From Publishers Weekly
Former Atlanta prosecutor Mary Crow returns home to Pisgah County, N.C., to reunite with her on-again, off-again lover, Jonathan Walkingstick, in her fourth adventure (after Call the Devil by His Oldest Name
). Luckily for her, Jonathan still carries a torch ("He wanted to touch her, wanted to kiss her, wanted to take her in his arms and never let her go"). After she's unable to land a job in any local legal outfit, Mary turns free agent, with her first client being the prince of Pisgah County, Deke Keener. Church deacon, girl's softball team coach and president of Keener Construction, Deke's also a longtime child abuser and cold-blooded killer. When high schooler Bethany Daws has her head smashed in with an Indian hatchet, everyone assumes her Cherokee boyfriend, Ridge Standingdeer, did it. Mary, who doesn't buy it, helps Ridge out. Meanwhile, Deke is planning his next molestation and trying to locate some incriminating tapes that Bethany had been threatening to use against him. It seems that Ridge is doomed until a mysterious spiritual savior arrives. Mary has all the right stuff for a gutsy heroine, and Deke is one of the foulest sexual predators in recent memory, but strong romance elements intrude on the action and threaten to overshadow the mystery. Those who prefer their genres served on separate platters should look elsewhere.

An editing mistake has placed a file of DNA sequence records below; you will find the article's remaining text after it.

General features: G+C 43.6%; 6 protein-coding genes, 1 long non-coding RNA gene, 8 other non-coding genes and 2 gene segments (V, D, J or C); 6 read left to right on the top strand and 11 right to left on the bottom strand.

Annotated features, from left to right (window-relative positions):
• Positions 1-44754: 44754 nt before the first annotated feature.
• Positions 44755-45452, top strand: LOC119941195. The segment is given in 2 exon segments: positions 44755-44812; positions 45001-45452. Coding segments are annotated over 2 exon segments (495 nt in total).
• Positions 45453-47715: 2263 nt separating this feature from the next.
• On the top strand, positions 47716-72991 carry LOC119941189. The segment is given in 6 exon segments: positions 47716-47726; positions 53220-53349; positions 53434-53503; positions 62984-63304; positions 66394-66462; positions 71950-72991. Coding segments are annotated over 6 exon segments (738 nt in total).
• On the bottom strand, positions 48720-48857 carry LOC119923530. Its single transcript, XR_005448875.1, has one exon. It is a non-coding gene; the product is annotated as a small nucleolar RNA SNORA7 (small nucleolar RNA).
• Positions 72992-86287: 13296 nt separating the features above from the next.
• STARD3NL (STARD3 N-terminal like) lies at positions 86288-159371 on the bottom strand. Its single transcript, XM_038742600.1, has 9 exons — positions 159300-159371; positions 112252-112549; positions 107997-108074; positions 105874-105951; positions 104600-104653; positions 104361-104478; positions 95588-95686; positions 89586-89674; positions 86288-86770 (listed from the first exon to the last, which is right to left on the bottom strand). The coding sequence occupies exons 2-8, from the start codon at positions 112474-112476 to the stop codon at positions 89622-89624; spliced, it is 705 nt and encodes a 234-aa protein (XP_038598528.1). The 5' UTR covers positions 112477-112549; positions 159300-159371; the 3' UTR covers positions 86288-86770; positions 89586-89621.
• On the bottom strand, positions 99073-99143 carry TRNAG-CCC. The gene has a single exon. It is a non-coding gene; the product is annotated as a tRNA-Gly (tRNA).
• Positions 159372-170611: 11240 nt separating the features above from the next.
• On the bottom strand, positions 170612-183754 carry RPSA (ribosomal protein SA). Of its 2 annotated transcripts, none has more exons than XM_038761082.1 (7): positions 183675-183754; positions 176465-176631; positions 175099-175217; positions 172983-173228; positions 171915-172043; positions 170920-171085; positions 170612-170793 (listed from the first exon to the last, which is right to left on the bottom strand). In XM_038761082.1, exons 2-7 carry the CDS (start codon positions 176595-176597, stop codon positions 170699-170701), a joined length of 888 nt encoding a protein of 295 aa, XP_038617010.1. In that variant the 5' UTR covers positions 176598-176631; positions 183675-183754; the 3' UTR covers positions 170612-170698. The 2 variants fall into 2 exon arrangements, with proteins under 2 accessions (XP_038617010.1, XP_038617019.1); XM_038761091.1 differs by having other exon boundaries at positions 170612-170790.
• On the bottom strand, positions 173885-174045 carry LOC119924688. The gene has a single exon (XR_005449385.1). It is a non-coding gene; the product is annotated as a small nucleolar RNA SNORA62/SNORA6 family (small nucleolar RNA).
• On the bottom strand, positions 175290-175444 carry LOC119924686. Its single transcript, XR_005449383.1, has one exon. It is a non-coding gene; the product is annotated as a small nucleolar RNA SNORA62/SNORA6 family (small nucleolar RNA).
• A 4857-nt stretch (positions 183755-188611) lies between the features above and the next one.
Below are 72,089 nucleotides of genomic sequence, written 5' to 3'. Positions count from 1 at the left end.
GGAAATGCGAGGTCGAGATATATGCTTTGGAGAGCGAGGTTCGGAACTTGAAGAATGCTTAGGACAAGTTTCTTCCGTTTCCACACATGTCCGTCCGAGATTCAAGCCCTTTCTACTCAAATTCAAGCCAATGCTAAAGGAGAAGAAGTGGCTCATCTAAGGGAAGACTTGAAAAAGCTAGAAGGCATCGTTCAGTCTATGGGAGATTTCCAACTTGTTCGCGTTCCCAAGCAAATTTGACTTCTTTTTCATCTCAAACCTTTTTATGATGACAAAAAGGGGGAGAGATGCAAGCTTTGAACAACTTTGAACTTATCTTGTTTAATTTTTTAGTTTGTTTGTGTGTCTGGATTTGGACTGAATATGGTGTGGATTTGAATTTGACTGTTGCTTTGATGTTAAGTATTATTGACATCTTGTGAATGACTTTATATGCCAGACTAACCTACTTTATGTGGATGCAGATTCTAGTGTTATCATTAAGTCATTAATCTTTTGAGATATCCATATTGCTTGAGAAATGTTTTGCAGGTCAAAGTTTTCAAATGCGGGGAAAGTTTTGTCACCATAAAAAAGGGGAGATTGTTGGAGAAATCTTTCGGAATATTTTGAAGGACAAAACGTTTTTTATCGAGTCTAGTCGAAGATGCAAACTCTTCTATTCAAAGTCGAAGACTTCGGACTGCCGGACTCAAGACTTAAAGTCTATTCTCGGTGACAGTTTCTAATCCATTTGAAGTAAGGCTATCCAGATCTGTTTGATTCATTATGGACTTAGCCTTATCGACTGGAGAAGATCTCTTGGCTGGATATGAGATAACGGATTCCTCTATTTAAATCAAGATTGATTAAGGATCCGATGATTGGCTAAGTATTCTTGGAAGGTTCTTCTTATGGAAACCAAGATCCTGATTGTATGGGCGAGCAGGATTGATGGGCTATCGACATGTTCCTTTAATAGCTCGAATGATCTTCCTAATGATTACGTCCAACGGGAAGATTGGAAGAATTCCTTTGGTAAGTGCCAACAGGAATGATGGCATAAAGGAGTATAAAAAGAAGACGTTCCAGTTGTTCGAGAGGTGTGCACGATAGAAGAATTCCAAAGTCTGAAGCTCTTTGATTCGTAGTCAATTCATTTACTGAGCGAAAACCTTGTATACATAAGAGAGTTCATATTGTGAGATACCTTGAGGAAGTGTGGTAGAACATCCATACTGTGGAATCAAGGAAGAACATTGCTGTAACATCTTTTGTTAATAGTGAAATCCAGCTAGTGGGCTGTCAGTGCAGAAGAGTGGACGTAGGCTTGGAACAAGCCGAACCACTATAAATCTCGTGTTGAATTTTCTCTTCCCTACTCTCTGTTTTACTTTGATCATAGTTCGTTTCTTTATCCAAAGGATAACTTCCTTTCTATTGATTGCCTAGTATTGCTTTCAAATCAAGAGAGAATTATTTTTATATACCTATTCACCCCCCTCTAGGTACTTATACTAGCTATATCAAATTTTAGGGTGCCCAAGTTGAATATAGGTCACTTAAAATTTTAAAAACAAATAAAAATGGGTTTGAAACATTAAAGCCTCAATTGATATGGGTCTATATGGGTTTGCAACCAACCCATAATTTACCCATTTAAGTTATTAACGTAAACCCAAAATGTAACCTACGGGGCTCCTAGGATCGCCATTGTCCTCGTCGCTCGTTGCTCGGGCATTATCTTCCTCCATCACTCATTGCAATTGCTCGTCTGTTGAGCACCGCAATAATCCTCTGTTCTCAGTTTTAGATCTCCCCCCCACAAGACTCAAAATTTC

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When lawyer Mary Crow returns to her hometown in Pisgah County, North Carolina, it feels right to be back in Cherokee country. After a stint as a hotshot prosecutor in Atlanta and a failed romance, she returns home, hoping to land a job in the DA's office; but she quickly learns that no one wants to hire a Cherokee--especially not a Cherokee who, in an infamous incident from her past, killed the corrupt yet beloved former county sheriff. So she hangs out her own shingle and begins to investigate the murder of teenager Bethany Daws--found with a Cherokee tomahawk in her head. Suspicion immediately falls on the victim's boyfriend, Ridge Standingdeer, giving Mary another look at the ugly face of bigotry. Meanwhile, the affable girls' softball coach plots to get his hands (literally) on an 11-year-old player. A grim but well-written adventure that skillfully interweaves Cherokee lore and human nature at its best and worst. Jenny McLarinCopyright © American Library Association. All rights reserved